Five Points On The Upcoming Wisconsin Election That Could Have Consequences For 2024
At the end of February — the sleepy, dead days of winter when the 2022 midterms have shrunk in the rearview and 2024 still feels far off — Wisconsin will host a blockbuster primary for an open seat on the state Supreme Court, a race with significant national ramifications.
Justice Patience Roggensack, a conservative in her early 80s, is not seeking another term. That gives liberals the opportunity to retake the court majority for the first time since conservatives took over in 2008 — and with it, a far greater say in determining the state’s abortion access, its district lines and in settling any disputes stemming from the 2024 election.
The new court will hear cases that could alter the state’s trajectory.
The court is virtually certain to decide, at some point, whether a state abortion ban dating from 1849 will stand. The ban is severe: It makes providing an abortion a felony punishable by up to six years in prison and a $10,000 fine. There is an exception for a “therapeutic abortion” — an archaic, ambiguous term — when it is deemed “necessary, or is advised by 2 other physicians as necessary” to save the life of the woman.
The ban applies to all “unborn children,” an anti-abortion term in this case defined “from the time of conception until it is born alive.”
Wisconsin Attorney General Josh Kaul (D) filed a lawsuit against the ban just after the Supreme Court decided Dobbs, though it’s still languishing before the Dane County Circuit Court. The legal uncertainty has ended Wisconsin abortion care in the meantime, and left doctors mired in confusion and fear as they treat emergency cases.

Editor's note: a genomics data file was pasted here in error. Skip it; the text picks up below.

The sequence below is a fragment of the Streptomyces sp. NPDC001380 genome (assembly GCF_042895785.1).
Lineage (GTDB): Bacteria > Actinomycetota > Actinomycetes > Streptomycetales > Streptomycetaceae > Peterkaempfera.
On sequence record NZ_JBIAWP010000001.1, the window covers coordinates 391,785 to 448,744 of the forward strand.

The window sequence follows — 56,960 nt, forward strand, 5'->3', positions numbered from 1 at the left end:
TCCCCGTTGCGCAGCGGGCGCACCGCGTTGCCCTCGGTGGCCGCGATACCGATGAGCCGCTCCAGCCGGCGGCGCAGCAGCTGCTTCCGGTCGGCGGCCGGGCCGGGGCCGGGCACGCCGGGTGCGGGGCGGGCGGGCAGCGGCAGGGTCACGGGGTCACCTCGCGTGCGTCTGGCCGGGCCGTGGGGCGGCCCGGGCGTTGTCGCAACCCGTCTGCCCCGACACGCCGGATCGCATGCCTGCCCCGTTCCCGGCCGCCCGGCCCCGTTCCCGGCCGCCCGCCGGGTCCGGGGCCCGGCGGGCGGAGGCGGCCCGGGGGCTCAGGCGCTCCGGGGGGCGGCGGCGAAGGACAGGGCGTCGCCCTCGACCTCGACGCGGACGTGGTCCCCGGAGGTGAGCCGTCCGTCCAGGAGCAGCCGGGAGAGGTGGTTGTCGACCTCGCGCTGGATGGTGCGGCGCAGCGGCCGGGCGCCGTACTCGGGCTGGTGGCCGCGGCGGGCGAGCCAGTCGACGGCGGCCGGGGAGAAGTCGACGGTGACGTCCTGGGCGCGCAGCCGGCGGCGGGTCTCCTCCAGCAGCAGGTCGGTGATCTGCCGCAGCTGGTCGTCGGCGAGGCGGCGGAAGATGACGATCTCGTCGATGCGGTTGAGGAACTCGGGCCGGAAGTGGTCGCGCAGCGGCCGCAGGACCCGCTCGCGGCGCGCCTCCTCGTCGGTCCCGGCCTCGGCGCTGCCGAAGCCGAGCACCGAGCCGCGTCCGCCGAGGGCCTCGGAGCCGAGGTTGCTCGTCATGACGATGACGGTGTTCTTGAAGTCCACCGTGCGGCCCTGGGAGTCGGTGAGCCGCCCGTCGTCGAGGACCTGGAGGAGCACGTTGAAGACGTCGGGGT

A liberal majority on the court could also have the chance to force a redo of the state’s legislative and congressional maps, a hugely significant prospect as the Wisconsin legislature has been so aggressively gerrymandered that state Republicans came within spitting distance of winning supermajorities across both chambers in 2022. Democrats managed to stave off their opponents grabbing a veto-proof majority in the Assembly, though they remain locked into a small minority despite Wisconsin’s perennial status as a battleground state.
Milwaukee County Judge Janet Protasiewicz, one of the two liberals competing in the primary, is making unwinding some of the baked-in Republican dominance part of her campaign pitch.
“The maps are rigged — bottom line,” she said last month at a candidate forum. “Absolutely, positively rigged. They do not reflect the people in the state. They are rigged, period.”
She suggested that, if she won, the court would take up a challenge to maps that the state Supreme Court upheld last year, after intervention from the conservative-majority U.S. Supreme Court.
The state court would also handle any challenges stemming from the 2024 election, a threat that has loomed large ever since Donald Trump tried to strong-arm a handful of battleground states into reversing their election results in 2020. The Wisconsin Supreme Court rejected his lawsuit then, but only barely: conservative Justice Brian Hagedorn joined the liberals in a narrow 4-3 decision.
The candidates are not feigning political neutrality.
Unlike the justices on the U.S. Supreme Court, who decry accusations of partisanship even while they hold court at the Federalist Society, the candidates for the state bench are making no bones about where they stand on hot-button issues.